Abercombie and their PR Situation

18 08 2011

A clothing brand pays a celebrity NOT to wear their clothes.  It made the New York Times.  Surely that’s PR genius.

Abercrombie & Fitch Chief Executive Mike Jeffries set the story ablaze during a conference call with financial analysts when he asked “is no one going to ask about The Situation?”.  Thus prompted to pose the question, the analysts were told “last Friday … someone came up and said, ‘Mike, I have terrible, terrible news.  Last night on ‘Jersey Shore’ The Situation had A&F product on.”

For the uninitiated ‘The Situation’ is a “star” (in a Warhol sense) of faux reality US TV ratings phenomenon ‘Jersey Shore’.

A&F decided to pay the cast not to wear their product, Jeffries said.  We can deduce that the cast are not A&F’s target demographic.  “We’re having a lot of fun with it” Jeffries added.  He may as well have just said “it’s a stunt”.  What on the face of it is generating a lot of media mileage maybe be bad for the brand.

In the first instance generally most customers don’t like having the wool pulled.  Secondly what A&F has actually done is created a powerful association between their brand and ‘Jersey Shore’.  The 9% drop in the company’s share price may be as much to do with the CEO saying in the same briefing “into 2012, it is clear that we are entering a period of greater uncertainty”.  It could equally that what seemed to be a clever PR ploy was actually his Ratner moment.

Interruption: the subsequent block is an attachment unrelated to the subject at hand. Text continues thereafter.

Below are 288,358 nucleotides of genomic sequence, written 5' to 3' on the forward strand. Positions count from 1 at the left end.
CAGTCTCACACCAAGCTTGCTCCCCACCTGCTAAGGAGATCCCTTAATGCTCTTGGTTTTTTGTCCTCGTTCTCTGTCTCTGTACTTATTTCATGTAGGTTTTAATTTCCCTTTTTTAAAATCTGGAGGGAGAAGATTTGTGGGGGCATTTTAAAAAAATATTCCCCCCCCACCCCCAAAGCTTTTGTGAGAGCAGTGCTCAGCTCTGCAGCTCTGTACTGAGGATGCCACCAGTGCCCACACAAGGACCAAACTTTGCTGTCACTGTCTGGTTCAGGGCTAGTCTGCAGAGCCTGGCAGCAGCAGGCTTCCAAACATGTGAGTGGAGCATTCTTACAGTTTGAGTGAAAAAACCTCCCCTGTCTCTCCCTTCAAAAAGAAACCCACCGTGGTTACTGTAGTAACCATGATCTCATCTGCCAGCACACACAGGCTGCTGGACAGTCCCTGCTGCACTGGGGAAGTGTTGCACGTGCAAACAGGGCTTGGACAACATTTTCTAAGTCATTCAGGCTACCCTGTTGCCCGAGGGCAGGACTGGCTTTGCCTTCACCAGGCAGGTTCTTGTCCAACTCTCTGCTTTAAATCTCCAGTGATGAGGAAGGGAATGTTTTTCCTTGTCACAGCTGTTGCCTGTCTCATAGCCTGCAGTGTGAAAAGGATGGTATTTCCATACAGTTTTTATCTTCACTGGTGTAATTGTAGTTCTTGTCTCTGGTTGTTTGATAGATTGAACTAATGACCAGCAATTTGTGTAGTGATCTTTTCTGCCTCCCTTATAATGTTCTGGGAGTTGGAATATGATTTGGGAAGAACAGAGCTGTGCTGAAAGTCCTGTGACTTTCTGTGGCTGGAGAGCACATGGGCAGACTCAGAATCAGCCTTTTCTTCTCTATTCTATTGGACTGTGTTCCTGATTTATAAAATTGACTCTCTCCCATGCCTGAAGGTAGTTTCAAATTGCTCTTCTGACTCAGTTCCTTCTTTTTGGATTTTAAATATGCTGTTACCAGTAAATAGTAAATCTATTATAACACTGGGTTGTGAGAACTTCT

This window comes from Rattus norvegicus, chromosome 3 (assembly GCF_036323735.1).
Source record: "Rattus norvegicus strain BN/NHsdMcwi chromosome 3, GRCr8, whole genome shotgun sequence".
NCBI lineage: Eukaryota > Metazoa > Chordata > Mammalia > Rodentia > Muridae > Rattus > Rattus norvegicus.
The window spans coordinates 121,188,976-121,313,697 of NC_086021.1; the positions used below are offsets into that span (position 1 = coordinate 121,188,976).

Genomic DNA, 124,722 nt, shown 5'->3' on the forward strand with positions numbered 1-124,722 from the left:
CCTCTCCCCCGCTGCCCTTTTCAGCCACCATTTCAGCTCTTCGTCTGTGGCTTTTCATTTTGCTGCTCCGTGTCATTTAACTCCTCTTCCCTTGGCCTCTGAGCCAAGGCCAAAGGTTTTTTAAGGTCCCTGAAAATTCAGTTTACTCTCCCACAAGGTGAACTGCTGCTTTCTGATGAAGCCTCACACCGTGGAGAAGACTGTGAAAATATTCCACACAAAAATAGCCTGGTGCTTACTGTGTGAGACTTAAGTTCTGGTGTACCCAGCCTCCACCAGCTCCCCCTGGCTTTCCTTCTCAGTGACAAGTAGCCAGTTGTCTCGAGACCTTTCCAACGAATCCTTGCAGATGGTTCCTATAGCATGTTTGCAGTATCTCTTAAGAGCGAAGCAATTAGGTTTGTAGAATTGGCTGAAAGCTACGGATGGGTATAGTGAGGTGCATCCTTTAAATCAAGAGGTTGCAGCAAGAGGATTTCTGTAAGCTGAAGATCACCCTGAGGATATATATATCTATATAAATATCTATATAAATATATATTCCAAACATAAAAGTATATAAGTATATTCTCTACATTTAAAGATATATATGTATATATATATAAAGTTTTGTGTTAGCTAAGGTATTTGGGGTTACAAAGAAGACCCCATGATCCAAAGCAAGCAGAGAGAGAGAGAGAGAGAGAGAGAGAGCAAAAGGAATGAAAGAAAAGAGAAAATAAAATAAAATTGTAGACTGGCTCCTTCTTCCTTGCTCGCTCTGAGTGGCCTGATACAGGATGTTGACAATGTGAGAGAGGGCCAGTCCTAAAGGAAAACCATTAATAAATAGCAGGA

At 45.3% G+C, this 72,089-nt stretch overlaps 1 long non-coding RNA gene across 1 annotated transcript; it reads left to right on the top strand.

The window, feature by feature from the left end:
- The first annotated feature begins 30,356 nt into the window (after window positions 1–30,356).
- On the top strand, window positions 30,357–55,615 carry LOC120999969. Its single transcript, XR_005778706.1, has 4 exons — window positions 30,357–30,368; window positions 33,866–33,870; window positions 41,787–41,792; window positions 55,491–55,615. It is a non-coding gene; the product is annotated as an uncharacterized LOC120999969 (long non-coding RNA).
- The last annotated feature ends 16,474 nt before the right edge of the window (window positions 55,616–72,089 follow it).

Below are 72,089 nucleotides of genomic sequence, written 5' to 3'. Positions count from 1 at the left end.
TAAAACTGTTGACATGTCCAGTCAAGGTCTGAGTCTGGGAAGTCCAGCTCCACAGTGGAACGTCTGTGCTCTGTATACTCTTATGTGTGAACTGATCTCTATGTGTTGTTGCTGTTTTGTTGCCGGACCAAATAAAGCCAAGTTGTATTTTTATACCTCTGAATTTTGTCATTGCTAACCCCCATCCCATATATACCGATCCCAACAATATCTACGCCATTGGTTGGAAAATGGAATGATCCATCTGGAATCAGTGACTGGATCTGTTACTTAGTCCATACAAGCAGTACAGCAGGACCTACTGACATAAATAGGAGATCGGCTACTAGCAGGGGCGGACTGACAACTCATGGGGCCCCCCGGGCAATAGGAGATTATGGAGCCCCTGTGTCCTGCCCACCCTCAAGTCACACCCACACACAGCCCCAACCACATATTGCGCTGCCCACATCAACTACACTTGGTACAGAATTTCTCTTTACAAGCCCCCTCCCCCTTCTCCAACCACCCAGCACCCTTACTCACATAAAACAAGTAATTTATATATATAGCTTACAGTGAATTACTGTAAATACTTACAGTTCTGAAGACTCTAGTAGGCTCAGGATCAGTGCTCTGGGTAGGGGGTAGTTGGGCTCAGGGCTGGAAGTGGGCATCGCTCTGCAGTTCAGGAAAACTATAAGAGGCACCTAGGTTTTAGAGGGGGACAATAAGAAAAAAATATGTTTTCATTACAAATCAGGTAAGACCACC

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2 responses

19 08 2011
andygreencreativity

Agree with you about this being a failed PR stunt.
It reminds me of an idea I had a couple of years ago while in Soho, London, where I witnessed a down-and-out walking around wearing a Gap sweatshirt and reflecting that it wasn’t doing much for the brand ambience.
I then had the idea of recruiting a team of vagrants to walk around trendy places like Soho and getting clients to pay for them to wear their competitors branded designerwear.
So, it uses the idea of negative associations without being linked with it, while stigmatizing and damaging your competitors’ brands.
Still a valid geurilla PR tactic for anyone out there

7 09 2011
Lily@idriveyourcar

I think that the stint was interesting; with the hype of The Jersey Shore I think paying them not to wear their clothing is an interesting tactic. However, it seems like it may turn away a lot of people who are fans of the show even if it has raised A & F publicity.

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